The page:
Looking at innovation in a PPP mode, the government also plans to boost R&D by setting up five technical research institutions through the department of science and technology.
The biotech and pharma sector needs a 30-35 per cent growth to achieve the $100 billion revenue target by 2025. Hence the plan to set up clusters and focus on research in the budget drew mixed reactions.
“While I welcome plans for the biotech and science industry, the budget addresses only one part of the ecosystem. To reach the $100 billion goal, we need serious investment of at least $5 billion per year for the next five years. It’s a good small start, but we need to think big,” said Kiran Mazumdar Shaw, CMD of Biocon.
“It’s for the first time that the biotech sector has been mentioned at this length in the budget. The budget lays emphasis on quality control and research and the clinical research has been spelt out to be a part of R&D, making it clear to the I-T department, which never considered it under R&D earlier,” said Krishna Ella, CMD of Bharat Biotech. There could have been more clusters in and around Hyderabad as there are a large number of biotech firms in the city, Ella said.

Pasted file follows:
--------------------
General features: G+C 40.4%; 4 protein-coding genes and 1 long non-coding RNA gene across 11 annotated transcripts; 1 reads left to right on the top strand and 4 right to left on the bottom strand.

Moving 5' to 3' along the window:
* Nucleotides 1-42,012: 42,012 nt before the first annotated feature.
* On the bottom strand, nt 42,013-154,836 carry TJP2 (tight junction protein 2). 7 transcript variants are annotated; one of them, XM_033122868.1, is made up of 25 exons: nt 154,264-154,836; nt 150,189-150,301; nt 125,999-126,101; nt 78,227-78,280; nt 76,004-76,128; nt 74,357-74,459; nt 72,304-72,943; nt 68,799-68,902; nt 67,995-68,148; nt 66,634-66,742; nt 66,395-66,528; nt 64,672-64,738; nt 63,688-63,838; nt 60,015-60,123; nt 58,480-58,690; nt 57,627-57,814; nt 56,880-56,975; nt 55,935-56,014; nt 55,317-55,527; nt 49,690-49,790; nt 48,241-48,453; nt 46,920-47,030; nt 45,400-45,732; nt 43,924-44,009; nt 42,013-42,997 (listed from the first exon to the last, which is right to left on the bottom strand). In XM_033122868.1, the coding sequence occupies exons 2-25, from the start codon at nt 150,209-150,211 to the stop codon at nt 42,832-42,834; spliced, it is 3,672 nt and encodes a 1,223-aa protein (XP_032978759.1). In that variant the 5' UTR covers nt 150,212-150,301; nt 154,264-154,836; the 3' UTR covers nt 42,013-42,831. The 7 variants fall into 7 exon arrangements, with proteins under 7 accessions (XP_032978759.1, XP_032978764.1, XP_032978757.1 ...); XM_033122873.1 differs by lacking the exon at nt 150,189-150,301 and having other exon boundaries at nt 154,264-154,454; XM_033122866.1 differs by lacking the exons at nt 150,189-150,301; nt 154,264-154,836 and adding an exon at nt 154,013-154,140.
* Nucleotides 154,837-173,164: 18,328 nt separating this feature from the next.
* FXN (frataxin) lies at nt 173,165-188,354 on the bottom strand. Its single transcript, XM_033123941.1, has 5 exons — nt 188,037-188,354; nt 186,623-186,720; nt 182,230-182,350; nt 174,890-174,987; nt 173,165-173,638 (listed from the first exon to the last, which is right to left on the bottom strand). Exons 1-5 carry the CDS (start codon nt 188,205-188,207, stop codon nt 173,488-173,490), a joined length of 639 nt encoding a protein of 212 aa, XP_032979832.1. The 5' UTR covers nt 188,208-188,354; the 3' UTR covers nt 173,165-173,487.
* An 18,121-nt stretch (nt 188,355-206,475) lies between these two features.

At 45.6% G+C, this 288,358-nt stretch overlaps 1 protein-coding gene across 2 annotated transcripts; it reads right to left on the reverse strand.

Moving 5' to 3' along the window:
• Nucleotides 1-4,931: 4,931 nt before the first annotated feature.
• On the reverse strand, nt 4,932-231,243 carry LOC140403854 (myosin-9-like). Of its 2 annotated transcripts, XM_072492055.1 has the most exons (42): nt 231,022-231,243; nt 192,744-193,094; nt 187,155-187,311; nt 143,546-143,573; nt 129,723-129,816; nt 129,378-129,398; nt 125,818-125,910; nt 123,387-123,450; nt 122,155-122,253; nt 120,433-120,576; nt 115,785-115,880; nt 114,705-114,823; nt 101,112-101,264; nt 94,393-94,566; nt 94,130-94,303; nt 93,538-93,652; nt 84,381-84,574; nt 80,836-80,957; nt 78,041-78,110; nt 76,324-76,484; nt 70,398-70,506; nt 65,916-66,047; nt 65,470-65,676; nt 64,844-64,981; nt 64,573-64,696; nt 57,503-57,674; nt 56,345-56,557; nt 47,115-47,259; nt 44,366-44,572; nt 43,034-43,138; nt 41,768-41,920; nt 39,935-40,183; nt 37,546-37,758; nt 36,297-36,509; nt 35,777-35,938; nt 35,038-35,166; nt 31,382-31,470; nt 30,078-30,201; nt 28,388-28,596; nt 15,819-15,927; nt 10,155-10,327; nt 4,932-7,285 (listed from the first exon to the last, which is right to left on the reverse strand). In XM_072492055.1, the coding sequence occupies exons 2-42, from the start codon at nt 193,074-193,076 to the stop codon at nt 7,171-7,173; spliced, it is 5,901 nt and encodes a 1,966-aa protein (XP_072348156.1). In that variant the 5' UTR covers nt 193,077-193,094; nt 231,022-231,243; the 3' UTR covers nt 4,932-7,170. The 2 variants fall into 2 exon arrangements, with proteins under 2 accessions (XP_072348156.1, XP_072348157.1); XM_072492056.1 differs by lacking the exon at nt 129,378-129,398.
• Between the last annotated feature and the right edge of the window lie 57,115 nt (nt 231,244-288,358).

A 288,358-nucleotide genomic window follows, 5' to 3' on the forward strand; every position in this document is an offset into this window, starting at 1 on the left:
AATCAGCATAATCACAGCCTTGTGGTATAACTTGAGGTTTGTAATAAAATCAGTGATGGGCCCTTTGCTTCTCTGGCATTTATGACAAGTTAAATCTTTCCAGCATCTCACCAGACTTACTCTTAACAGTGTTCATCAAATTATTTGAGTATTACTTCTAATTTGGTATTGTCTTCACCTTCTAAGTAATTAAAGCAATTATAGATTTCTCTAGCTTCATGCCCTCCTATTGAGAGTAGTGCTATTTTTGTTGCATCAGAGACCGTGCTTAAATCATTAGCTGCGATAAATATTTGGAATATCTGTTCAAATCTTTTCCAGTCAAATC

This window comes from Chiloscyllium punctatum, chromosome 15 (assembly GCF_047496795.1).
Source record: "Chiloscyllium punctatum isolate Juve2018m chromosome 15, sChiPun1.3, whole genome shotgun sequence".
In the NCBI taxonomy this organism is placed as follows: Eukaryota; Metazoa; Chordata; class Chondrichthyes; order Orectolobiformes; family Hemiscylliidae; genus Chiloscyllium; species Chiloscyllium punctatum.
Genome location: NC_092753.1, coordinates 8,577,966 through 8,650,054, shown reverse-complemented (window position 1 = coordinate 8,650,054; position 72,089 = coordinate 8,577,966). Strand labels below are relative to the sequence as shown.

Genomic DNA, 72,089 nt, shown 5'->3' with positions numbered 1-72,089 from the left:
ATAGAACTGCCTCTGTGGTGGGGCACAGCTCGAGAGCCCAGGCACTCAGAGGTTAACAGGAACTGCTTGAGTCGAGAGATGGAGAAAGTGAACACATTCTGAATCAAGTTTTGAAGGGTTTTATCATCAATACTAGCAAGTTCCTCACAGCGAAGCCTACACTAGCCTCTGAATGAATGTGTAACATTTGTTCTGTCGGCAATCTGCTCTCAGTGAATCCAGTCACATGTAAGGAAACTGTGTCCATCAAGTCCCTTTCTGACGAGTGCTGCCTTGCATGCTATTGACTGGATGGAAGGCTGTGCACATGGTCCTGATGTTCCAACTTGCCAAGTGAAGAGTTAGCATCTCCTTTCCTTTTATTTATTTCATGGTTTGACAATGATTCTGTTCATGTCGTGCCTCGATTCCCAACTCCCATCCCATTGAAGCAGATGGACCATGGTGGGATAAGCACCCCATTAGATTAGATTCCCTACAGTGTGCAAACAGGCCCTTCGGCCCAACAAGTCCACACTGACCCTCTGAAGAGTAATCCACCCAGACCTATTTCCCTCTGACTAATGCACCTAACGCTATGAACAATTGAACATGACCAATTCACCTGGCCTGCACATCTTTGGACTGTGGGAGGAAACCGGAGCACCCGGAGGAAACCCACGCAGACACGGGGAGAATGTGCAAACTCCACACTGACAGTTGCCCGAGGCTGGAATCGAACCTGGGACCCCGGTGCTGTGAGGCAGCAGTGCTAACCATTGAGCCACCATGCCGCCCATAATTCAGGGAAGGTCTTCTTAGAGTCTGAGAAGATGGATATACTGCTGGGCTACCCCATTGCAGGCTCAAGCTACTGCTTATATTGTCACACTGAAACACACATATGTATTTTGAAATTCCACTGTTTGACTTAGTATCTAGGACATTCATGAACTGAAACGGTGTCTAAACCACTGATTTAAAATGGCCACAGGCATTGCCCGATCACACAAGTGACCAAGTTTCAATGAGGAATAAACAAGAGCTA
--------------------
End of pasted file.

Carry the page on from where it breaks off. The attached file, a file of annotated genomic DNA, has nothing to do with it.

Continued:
The sector feels a lot more could be done to step up R&D by way of giving tax breaks and exemptions.
“To make the bio-pharma drugs affordable, the government was expected to announce steps providing incentives to enhance affordability and usage of such medications. There has also been an ambiguity about the service tax on Indian CROs where the service is provided to foreign clients. This affects price competitiveness, which has not been addressed,” said G Das, COO of Association of Biotechnology-Led Enterprises.